Walk 59 Burnham to Tillingham (010)

The other car continued on its way and all was peaceful again. It was just the last thing we had expected to see way out in the wilds.

We sauntered on enjoying the sun and the stillness. All we could hear was the drone of a tractor working somewhere, a pheasant calling and away in the distance the pop of a shotgun, presumably shooting birds or rabbits. The road went slightly uphill and at one point over the fields, we could finally see the sea!

The lane now twisted and turned but progressed steadily northwards. On one of the bends a field entrance had a large concrete block and we elected to stop here for lunch. The view was lovely across fields and we enjoyed our rest in the sunshine.

After our break another half hour or so walking brought us to the outskirts of Tillingham. On the way we moved over to the verge as we could hear a vehicle approaching way behind us, sounding its horn at regular intervals. As it rounded the last bend we saw it was a post office van and was, as we had gathered, giving warning of its approach as every blind bend.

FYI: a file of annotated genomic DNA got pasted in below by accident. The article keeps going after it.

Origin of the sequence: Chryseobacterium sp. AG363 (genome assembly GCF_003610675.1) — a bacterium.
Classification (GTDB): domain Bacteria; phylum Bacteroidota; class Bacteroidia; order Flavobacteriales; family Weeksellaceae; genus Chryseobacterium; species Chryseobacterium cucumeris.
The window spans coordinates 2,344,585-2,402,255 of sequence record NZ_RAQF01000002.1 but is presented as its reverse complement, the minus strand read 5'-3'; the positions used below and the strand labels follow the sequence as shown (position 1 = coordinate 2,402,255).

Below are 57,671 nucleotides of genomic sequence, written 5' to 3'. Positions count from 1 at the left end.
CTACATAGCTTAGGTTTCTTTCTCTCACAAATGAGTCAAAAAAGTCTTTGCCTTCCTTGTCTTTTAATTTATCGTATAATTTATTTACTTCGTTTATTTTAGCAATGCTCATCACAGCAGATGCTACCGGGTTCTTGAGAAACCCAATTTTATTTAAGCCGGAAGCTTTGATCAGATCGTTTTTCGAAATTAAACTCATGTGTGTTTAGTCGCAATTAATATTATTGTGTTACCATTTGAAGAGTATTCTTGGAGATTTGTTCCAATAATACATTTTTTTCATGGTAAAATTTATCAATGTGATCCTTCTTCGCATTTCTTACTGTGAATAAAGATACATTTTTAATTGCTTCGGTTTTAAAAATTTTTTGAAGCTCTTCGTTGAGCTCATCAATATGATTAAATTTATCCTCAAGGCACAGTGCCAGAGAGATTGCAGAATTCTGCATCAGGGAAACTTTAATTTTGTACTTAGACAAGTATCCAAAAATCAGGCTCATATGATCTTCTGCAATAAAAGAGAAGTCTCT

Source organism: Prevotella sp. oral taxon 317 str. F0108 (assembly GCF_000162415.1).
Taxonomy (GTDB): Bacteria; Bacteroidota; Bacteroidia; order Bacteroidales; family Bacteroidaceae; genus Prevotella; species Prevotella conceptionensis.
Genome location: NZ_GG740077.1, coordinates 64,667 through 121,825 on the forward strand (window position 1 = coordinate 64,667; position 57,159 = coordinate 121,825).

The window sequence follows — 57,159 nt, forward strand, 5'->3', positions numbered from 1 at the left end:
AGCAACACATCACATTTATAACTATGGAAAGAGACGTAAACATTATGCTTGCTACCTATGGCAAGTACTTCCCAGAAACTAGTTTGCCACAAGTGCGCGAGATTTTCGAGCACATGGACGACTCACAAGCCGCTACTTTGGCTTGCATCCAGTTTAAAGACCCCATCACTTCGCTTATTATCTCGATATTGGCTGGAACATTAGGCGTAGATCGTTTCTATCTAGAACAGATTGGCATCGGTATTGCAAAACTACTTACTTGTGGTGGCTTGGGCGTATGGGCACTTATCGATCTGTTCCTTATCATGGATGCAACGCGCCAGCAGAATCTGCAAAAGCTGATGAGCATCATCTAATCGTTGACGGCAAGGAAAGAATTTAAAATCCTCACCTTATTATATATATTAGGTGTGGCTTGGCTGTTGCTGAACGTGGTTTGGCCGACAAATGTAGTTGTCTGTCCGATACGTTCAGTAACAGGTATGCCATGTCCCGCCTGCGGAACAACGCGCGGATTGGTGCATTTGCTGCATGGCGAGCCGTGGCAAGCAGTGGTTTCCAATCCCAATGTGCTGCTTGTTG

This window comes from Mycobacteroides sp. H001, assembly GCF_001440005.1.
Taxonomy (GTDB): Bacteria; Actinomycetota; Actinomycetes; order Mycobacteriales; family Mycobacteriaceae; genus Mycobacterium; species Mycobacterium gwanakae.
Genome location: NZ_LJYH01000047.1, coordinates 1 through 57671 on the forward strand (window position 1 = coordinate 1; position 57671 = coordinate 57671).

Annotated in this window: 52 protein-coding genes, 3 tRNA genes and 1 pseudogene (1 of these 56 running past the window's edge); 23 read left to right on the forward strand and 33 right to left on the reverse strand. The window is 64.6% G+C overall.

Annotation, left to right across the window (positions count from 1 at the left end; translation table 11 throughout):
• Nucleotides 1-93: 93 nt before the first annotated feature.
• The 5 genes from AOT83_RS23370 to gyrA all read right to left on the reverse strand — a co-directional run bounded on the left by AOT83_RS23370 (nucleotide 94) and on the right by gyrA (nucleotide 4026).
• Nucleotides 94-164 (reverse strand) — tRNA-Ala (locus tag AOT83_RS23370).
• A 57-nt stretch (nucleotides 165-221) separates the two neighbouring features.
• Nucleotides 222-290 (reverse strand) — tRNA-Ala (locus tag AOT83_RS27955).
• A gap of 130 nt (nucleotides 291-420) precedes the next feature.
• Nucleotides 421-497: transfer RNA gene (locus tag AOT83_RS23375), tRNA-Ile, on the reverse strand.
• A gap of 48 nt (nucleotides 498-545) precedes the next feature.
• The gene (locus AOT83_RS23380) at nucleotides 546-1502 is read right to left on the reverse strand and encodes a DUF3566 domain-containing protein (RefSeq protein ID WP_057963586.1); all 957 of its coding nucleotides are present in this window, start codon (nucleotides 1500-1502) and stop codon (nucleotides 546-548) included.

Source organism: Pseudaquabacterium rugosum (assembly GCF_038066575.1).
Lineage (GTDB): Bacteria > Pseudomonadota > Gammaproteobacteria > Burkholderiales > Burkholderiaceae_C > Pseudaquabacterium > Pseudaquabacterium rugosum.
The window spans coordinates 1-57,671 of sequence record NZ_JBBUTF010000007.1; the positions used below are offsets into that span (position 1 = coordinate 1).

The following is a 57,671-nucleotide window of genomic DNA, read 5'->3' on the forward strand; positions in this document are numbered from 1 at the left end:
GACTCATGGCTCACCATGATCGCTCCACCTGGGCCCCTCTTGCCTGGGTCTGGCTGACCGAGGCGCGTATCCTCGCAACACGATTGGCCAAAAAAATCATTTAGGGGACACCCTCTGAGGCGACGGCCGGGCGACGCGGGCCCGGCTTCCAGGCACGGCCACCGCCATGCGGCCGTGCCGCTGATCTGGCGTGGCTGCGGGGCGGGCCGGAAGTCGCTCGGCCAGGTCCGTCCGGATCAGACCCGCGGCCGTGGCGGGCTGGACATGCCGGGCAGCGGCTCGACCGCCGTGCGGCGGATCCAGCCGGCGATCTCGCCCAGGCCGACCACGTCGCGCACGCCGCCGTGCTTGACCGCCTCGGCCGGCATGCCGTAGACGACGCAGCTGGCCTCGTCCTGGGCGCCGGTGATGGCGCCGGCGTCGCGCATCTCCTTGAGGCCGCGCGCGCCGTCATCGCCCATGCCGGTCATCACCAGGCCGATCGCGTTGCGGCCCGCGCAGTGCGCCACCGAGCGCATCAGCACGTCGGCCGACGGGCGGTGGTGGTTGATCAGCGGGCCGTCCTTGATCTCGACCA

We had been looking out for a path across a field which would take us into Tillingham centre but the field had obviously been recently ploughed and, although the line of the path was visible, we did not want to walk across.

Walk 59 Burnham to Tillingham (011)

The alternative was to keep going to the main road and up the pavement past houses so we did that. We soon emerged into the village square with its pub and church. It was busier here but still quiet and we enjoyed a drink outside the pub and the chance to use their toilets.

Walk 59 Burnham to Tillingham (012)

After a while we decided somewhat reluctantly to make a move and phoned a taxi to take us back to Burnham, pick up our bags from the B&B and head for home. It was, we decided, the best walk Essex has given us so far and more so because we had not quite expected to be doing it. We found beautiful villages, quiet lanes and tiny churches and everywhere, as we have found all the time in Essex, lovely people.